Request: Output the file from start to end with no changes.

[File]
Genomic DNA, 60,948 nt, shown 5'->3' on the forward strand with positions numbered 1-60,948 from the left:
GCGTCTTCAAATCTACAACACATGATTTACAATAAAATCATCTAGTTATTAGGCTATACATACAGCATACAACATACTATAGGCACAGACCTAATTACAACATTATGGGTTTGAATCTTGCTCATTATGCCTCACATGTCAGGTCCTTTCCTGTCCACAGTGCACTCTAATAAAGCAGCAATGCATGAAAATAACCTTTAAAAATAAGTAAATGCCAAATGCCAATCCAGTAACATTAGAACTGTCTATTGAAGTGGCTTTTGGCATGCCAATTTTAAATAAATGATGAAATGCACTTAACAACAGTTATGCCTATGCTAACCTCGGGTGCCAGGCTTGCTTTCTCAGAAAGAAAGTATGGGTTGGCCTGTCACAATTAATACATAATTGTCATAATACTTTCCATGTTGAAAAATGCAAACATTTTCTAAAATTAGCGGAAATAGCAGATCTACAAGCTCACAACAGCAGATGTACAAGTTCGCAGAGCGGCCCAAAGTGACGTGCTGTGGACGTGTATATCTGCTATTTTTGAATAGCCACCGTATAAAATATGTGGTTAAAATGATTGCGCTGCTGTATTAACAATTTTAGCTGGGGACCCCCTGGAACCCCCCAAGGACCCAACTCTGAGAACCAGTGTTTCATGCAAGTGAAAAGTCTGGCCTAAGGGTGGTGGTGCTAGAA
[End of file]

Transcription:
Genomic DNA, 60,948 nt, shown 5'->3' on the forward strand with positions numbered 1-60,948 from the left:
GCGTCTTCAAATCTACAACACATGATTTACAATAAAATCATCTAGTTATTAGGCTATACATACAGCATACAACATACTATAGGCACAGACCTAATTACAACATTATGGGTTTGAATCTTGCTCATTATGCCTCACATGTCAGGTCCTTTCCTGTCCACAGTGCACTCTAATAAAGCAGCAATGCATGAAAATAACCTTTAAAAATAAGTAAATGCCAAATGCCAATCCAGTAACATTAGAACTGTCTATTGAAGTGGCTTTTGGCATGCCAATTTTAAATAAATGATGAAATGCACTTAACAACAGTTATGCCTATGCTAACCTCGGGTGCCAGGCTTGCTTTCTCAGAAAGAAAGTATGGGTTGGCCTGTCACAATTAATACATAATTGTCATAATACTTTCCATGTTGAAAAATGCAAACATTTTCTAAAATTAGCGGAAATAGCAGATCTACAAGCTCACAACAGCAGATGTACAAGTTCGCAGAGCGGCCCAAAGTGACGTGCTGTGGACGTGTATATCTGCTATTTTTGAATAGCCACCGTATAAAATATGTGGTTAAAATGATTGCGCTGCTGTATTAACAATTTTAGCTGGGGACCCCCTGGAACCCCCCAAGGACCCAACTCTGAGAACCAGTGTTTCATGCAAGTGAAAAGTCTGGCCTAAGGGTGGTGGTGCTAGAA